Access to Success: A Guide for Employers

The Canadian Centre on Disability Studies

By Gary Annable

The Canadian Centre on Disability Studies (CCDS) is a consumer-directed, university-affiliated centre dedicated to research, education and information dissemination on disability issues. Through our activities, we promote the full and equal participation of people with disabilities in all aspects of society, working in partnership with the disability community, the corporate sector, the academic world and governments.

CCDS is guided by the philosophies of independent living and community living, emphasizing human rights, self-determination, interdependence, equality, a cross-disability focus, and full and valued participation in the community. Members of the disability community are key participants in directing CCDS policies and activities. Our offices are located in Winnipeg, but much of our work is at the national and international levels. (Major international CCDS projects exist in Russia and the Ukraine.)

CCDS’s research program has conducted studies on a range of disability issues since 1996, including youth employment, home-based employment, self-employment, literacy and healthcare. Descriptions of our current and past research projects (including many downloadable reports) can be found at

One particularly exciting current research project is a longitudinal study examining the school- to-work transition experiences of post-secondary students with disabilities. This study will follow a group of university and college students with disabilities from graduation to one year post- graduation. During the first phase of the study (2002), students with disabilities who attended universities and colleges in Calgary, Winnipeg, Toronto, and Halifax were interviewed just before or after graduating.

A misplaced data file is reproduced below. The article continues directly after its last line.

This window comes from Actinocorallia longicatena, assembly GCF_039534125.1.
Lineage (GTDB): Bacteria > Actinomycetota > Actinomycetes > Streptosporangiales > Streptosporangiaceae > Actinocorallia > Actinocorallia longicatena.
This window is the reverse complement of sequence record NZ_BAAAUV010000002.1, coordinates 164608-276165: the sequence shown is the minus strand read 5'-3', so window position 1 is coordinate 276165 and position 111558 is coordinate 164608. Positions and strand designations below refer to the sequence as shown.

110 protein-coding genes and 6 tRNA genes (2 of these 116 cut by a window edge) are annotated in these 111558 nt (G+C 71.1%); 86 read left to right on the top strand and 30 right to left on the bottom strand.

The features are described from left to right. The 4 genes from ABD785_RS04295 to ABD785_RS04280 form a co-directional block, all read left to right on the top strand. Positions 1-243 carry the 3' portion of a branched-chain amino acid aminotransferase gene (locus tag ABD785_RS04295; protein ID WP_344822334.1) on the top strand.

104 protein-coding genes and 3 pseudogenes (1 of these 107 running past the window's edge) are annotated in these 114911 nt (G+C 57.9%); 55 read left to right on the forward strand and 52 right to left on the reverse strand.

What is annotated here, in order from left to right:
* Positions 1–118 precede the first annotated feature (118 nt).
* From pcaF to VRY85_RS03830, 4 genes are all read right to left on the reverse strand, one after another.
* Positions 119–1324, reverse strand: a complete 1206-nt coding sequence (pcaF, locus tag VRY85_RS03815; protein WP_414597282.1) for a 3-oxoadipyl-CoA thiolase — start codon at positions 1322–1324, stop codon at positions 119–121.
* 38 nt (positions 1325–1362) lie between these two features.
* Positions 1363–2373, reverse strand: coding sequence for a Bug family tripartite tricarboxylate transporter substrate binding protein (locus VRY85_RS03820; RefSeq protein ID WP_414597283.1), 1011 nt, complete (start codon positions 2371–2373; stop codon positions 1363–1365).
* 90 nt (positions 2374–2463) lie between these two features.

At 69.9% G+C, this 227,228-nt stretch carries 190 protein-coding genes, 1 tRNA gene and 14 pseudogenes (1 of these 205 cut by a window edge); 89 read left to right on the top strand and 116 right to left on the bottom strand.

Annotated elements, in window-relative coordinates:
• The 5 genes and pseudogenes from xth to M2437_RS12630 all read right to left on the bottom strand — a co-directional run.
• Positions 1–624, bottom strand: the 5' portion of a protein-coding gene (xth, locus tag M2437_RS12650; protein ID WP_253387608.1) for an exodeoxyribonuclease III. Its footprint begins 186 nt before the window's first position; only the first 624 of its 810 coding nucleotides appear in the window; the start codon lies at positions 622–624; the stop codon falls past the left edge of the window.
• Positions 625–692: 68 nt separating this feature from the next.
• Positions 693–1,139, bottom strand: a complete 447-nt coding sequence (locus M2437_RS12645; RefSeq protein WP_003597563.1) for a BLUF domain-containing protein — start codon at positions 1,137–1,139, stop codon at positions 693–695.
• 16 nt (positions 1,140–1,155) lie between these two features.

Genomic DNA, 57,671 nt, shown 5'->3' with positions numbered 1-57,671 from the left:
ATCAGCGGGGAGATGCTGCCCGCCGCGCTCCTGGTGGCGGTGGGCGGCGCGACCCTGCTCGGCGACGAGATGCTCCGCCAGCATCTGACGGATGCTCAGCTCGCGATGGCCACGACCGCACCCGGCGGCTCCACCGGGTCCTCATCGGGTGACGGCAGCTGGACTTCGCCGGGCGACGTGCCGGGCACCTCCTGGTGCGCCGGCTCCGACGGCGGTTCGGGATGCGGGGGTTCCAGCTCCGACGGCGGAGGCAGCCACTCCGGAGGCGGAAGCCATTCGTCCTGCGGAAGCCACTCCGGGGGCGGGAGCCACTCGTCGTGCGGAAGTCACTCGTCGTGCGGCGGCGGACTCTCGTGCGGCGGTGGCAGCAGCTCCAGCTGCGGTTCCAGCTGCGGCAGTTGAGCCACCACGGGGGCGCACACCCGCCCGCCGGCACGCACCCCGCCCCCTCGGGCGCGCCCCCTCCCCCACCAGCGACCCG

During the second phase of the study (October 2003 to September 2004), recent graduates with disabilities—including those who participated in the first phase—will be interviewed about their experiences making the transition from university or college to the labour force. A report that will be published in the Fall of 2004 will describe the participants’ experiences seeking employment, starting new jobs, the responses of employers to requests for workplace accommodations, what career and job search supports the participants found most and least useful, etc.

We are using a participatory research process that includes the study participants in the data analysis and report writing process. An advisory committee that guides and advises the project is made up of representatives of the National Educational Association of Disabled Students (NEADS) and the Canadian Association of Disability Service Providers in Post-Secondary Education (CADSPPE), as well as employers, and university and college career and employment advisors. This study is funded by Human Resources Development Canada’s Office for Disability Issues. Funding from the Royal Bank Financial Group supports the work of CCDS’s Royal Bank Research Chair on this and other CCDS projects.

If you would like more information about CCDS’s Research, International, Education, or Disability Information Network programs, please visit our web site ( For further information about the school-to-work transition study, contact:

Royal Bank Research Chair
Canadian Centre on Disability Studies
56 The Promenade
Winnipeg, Manitoba
R3B 3H9
Tel: (204) 287-8411
TTY: (204) 475-6223
Fax (204) 284-5354